How To Teach Colson Whitehead in College Classrooms

This semester, I’ve read novels by Colson Whitehead in two of my classes. The experiences were different since in this class I read the novel as a student, becoming aware of plot twists at the same time as everyone else, but I also read Whitehead for a class that I’m TAing for. For that class, I had read the novel (The Underground Railroad) before the students and I helped plan discussion questions and was pretty involved in deciding what we were going to focus on in class.

Depending on who you ask about the merits of an English major, sometimes I feel the need to defend teaching contemporary novels in the classroom. So I’m writing this post in an attempt to both reflect on my experiences with Whitehead in college classes and in anticipation of anyone who might think these novels don’t “fit” with their idea of an English literature/college writing class. I thought it might be fun to switch up the structure of how I usually post and include a list and flex my educational mindset a bit.

How To Teach Colson Whitehead in College Classrooms:

  1. Establish some context: In his writing, Whitehead is constantly using allusions to different times or experiences in American history, even if they are anachronistic or don’t clearly follow the chronology of his novel. This is seen in Zone One multiple times, but here is one example: “He was on the roof, the brown floodwaters pouring around the house. Why do these yokels build a house there when they know it’s a flood zone, why do they keep rebuilding? He says, Because this disaster is our home. I was born here (228). This quotation reminded me of When the Levees Broke and the criticism that people faced after Hurricane Katrina. Some people, rather than trying to help, thought it was appropriate to ask why these people chose to live there in the first place, almost blaming them for not knowing better. Though we didn’t read the novel in class, I figured I’d add another example from The Underground Railroad, a novel that details a young woman’s journey on a literal underground railroad to escape slavery. Whitehead writes, “His patients believed they were being treated for blood ailments. The tonics the hospital administered, however, were merely sugar water. With this line, Whitehead is alluding to the Tuskegee Syphilis Experiment, which took place much later than the era of the Underground Railroad. Giving the context to these allusions is important, but it is worth asking why Whitehead chooses to draw from other events in his novels.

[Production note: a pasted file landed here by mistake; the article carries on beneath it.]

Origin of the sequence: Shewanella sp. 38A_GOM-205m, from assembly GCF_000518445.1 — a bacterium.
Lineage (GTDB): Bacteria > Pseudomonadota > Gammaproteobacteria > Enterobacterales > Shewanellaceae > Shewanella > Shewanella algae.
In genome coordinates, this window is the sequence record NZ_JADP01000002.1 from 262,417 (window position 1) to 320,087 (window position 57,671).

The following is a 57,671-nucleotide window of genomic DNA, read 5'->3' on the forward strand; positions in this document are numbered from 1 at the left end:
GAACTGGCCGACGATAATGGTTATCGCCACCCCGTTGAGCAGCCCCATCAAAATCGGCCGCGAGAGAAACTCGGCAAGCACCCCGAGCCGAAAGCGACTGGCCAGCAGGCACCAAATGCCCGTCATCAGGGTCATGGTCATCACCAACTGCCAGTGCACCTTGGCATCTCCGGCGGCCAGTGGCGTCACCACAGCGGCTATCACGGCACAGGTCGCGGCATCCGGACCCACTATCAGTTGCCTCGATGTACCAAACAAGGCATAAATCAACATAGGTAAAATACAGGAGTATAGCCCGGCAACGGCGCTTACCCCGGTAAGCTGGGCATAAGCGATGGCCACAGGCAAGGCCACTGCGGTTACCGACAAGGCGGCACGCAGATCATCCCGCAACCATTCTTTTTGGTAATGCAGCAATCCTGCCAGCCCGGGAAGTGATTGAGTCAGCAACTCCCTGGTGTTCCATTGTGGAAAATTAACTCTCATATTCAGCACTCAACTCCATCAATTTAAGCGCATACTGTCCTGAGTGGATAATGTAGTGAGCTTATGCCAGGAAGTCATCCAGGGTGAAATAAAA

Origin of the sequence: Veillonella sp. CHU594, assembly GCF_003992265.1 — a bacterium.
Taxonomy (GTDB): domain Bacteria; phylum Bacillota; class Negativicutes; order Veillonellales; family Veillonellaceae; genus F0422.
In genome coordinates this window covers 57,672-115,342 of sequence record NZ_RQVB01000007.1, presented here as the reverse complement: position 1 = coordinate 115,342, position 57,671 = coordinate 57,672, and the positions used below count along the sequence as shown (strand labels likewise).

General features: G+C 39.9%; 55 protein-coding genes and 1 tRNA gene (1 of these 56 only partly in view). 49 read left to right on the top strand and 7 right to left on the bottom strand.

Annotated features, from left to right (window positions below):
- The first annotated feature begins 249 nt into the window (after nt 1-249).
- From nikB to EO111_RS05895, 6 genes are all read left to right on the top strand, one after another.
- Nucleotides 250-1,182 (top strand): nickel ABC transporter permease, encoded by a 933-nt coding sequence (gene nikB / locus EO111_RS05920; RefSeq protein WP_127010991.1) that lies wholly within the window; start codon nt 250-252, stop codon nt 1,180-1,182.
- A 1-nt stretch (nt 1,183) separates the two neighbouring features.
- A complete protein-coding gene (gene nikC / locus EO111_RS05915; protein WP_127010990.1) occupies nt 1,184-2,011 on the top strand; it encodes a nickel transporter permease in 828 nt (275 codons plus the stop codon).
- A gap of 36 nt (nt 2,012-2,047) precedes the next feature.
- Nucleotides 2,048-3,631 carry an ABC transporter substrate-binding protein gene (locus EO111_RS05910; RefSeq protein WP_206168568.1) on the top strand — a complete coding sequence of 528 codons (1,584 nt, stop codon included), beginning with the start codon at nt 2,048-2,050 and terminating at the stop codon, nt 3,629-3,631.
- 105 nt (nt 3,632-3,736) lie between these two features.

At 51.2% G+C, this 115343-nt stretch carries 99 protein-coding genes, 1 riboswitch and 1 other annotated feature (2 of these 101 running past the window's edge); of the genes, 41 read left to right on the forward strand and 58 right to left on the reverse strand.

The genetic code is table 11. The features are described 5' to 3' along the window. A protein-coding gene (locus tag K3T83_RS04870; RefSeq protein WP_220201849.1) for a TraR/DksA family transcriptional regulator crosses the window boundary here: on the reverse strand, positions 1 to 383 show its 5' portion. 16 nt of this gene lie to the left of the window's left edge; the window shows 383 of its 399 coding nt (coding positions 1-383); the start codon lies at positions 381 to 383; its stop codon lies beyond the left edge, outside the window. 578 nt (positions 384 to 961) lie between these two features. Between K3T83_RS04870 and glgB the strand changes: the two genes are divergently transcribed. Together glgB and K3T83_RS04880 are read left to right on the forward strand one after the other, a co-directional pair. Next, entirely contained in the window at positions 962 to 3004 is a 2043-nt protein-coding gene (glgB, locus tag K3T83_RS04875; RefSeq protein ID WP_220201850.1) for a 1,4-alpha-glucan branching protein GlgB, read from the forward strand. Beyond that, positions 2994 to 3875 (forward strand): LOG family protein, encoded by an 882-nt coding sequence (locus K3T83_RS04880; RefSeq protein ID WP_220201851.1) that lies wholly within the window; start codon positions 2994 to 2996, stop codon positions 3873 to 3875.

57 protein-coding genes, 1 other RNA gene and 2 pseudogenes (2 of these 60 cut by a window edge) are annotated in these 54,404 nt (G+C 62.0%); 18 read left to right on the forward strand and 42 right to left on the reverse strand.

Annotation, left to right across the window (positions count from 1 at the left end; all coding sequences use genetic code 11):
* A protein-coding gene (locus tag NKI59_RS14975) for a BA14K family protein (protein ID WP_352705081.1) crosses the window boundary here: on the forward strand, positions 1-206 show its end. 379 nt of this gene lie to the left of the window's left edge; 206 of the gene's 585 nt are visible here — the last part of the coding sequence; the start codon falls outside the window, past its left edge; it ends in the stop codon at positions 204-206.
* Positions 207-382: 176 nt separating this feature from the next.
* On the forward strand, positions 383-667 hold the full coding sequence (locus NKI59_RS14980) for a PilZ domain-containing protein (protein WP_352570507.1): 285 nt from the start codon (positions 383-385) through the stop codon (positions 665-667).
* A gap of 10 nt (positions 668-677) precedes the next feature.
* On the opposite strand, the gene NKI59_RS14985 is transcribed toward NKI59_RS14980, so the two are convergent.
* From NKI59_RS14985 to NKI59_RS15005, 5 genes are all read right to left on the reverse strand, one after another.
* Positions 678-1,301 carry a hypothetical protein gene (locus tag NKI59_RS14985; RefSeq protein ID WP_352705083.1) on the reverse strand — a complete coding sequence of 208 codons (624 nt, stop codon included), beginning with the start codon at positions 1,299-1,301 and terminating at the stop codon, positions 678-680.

2. Connect Whitehead’s Novel to Course Concepts: Spencer has done a great job in his post of tying Zone One to the concepts of memory/forgetting that we’ve been studying all semester. I see lots of connections to memory/forgetting in The Underground Railroad as well because Whitehead challenges the reader’s expectations about what the underground railroad was and subverts the notion that escaping slavery meant the end of hardship for African Americans. Also, I think one of the traps we can fall into when reading Colson Whitehead is to say, “well, he speaks about truth or memory or [insert abstract concept here].” Students should be pushed to develop these ideas in writing explaining what is Whitehead saying about truth and why is it effective?
  3. Pay Attention to Whitehead’s Construction of Architecture: More so than many authors I’ve read, Whitehead is concerned with the literal structures in his novels. We see this in Zone One when he breaks Manhattan into “zones” and “grids,” but also in his descriptions of the city skyscrapers. For example, towards the beginning of the novel, Whitehead writes, “He remembered how things used to be, the customs of the skyline. Up and down the island the buildings collided, they humiliated runts through verticality and ambition, sulked in one another’s shadows” (6). Whitehead too uses architecture as a way to talk about the Underground Railroad because he constructs a literal Underground Railroad line (not factually accurate, but really cool) with station masters, platforms and hulking train cars. For example, Whitehead writes, “The sheer industry that had made such a project possible. Cora and Caesar noticed the rails. Two steel rails ran the visible length of the tunnel, pinned into the dirt by wooden cross ties. The steel ran south and north presumably, springing from some inconceivable source and shooting toward a miraculous terminus” (67). Thinking about how things get built, and who builds them, is a great springboard to get students to talk about the importance of origins.
  4. Enjoy: Colson Whitehead is a remarkable writer and he truly “has a way with words.” His novels are fun to read and engaging, in my opinion, but they also showcase just what good writing looks like. It’s worth stepping back and acknowledging the beauty of his prose sometimes. In that spirit, here is my favorite line from Zone One: “Relieved of care and worry, the stragglers lived eternally and undying in their personal heavens” (197). While the majority of the book is focused on how the characters need to destroy these stragglers and skels, this line reminds me that these were (are?) people too and gives some comfort in their deaths and eternal hauntings.

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